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By Howard Chen and Rakesh Gollen

Howard Chen-finalRakesh GollenThe fact that many compounds from current discovery programs are poorly water-soluble requires special formulation considerations. Among various strategies to enhance the apparent solubility of these compounds, amorphous solids have proven to be effective and been shown to exhibit higher solubility and faster dissolution rate, which leads to enhanced oral bioavailability. However, amorphous solids by themselves are seldom stable enough to exist in drug products; therefore, they are mostly formulated in suitable polymeric matrices to form amorphous solids dispersion. Many drug products using this technology have been approved by the Food and Drug Administration for commercial distribution in the recent years.

Polymers play a critical role in amorphous solids dispersion to stabilize amorphous active molecules and maintain super-saturation once the drug is in solution. However, what polymer to use in amorphous solids dispersion remains a great challenge, and the selection of the polymer is still largely an empirical exercise. A lot of effort in the early formulation stage is dedicated to finding the right polymer. Specifically both academia and industry have made great progress toward elucidating the interactions between polymer and active molecule in recent years, so one might establish rational selection criteria for the polymer in order to minimize the actual experimentation and accelerate the development process.

If your research interests are in this area, please join us in the symposium What a Guess! How to Predict Which Polymer Is the One for My Amorphous Solids Dispersion at the 2015 AAPS Annual Meeting and Exposition, in Orlando. In this session, Raj Suryanarayanan, Ph.D., will discuss Molecular Mobility in Amorphous State: Implications on Physical Stability and Marcio Temtem, Ph.D., will present Screening Methodologies for the Development of Spray-Dried Amorphous Solid Dispersions. Through the two speakers’ presentations and the subsequent roundtable discussion, we hope to stimulate discussions amongst ourselves and to conceive new approaches to this question. We look forward to seeing you there. Happy learning!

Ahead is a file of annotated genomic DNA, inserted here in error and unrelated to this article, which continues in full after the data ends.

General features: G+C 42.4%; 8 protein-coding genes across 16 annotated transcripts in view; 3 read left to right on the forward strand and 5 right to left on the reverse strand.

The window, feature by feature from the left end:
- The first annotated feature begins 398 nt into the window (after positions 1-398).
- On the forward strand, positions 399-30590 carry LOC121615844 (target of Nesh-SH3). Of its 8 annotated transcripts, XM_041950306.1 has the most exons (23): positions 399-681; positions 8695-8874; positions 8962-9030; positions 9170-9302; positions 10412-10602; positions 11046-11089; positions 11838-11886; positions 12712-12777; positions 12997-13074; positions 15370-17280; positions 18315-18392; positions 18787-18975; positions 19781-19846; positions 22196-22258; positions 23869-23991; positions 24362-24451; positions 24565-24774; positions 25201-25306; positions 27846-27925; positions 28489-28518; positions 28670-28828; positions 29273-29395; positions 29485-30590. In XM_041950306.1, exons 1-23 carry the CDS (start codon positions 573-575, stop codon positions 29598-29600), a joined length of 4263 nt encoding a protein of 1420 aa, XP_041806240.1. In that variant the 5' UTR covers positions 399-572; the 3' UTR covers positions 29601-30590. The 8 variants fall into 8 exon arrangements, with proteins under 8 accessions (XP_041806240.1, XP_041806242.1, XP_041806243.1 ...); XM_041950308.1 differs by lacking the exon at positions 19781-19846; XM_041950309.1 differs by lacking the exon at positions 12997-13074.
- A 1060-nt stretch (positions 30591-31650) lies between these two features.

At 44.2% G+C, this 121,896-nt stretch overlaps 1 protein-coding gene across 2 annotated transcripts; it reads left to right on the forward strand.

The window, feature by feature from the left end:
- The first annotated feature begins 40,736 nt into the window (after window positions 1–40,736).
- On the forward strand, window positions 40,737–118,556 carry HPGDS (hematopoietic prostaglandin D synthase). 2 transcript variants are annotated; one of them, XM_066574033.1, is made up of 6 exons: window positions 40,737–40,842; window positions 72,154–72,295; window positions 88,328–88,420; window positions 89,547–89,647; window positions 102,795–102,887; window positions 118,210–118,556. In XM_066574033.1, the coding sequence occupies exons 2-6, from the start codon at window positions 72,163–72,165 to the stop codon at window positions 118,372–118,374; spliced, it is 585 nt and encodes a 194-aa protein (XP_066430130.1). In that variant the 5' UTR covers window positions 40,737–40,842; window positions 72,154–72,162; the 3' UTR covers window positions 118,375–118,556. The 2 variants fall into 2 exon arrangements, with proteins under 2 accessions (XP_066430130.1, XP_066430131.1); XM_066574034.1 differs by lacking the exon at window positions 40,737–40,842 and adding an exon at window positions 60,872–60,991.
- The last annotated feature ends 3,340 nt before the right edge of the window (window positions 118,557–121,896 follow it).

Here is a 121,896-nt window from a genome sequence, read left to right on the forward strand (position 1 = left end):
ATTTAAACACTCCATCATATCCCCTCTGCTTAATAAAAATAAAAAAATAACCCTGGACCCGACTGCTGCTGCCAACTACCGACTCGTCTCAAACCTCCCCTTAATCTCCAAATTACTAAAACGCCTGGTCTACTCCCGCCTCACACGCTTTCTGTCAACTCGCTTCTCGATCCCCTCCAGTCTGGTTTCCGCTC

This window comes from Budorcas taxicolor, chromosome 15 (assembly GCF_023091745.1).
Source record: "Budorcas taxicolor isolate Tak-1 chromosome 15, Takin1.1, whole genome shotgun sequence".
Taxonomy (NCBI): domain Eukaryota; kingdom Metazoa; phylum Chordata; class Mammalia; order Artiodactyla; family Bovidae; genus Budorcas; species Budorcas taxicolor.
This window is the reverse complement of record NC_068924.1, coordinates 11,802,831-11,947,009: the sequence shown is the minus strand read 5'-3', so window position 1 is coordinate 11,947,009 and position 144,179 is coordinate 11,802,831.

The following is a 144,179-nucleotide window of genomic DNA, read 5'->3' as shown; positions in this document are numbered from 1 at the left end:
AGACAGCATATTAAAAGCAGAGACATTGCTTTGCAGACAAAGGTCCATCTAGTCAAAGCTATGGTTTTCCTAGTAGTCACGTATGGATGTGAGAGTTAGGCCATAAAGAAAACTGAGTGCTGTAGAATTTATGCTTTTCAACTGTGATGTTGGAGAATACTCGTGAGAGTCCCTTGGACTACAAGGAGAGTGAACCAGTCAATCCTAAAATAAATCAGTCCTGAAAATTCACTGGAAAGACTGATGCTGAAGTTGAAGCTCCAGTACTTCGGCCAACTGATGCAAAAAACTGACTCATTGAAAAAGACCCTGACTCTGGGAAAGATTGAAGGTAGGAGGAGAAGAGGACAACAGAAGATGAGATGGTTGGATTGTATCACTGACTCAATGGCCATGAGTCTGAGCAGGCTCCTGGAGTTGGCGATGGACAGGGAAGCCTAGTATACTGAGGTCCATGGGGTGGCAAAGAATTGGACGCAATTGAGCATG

Howard Chen, Ph.D., is a senior scientist at Upsher-Smith Laboratories, Inc. He has more than four years of industrial experience in formulation and process development and is currently serving the Physical Pharmacy and Biopharmaceutics section as the cochair of the newsletter committee.
Rakesh Gollen is currently pursuing his Ph.D. from Long Island University, with a major in Drug Metabolism and Pharmacokinetics, under the supervision of David Taft, Ph.D. His research focus is on the predictions of pharmacokinetic parameters in special population, using the physiologically based pharmacokinetics modeling approach.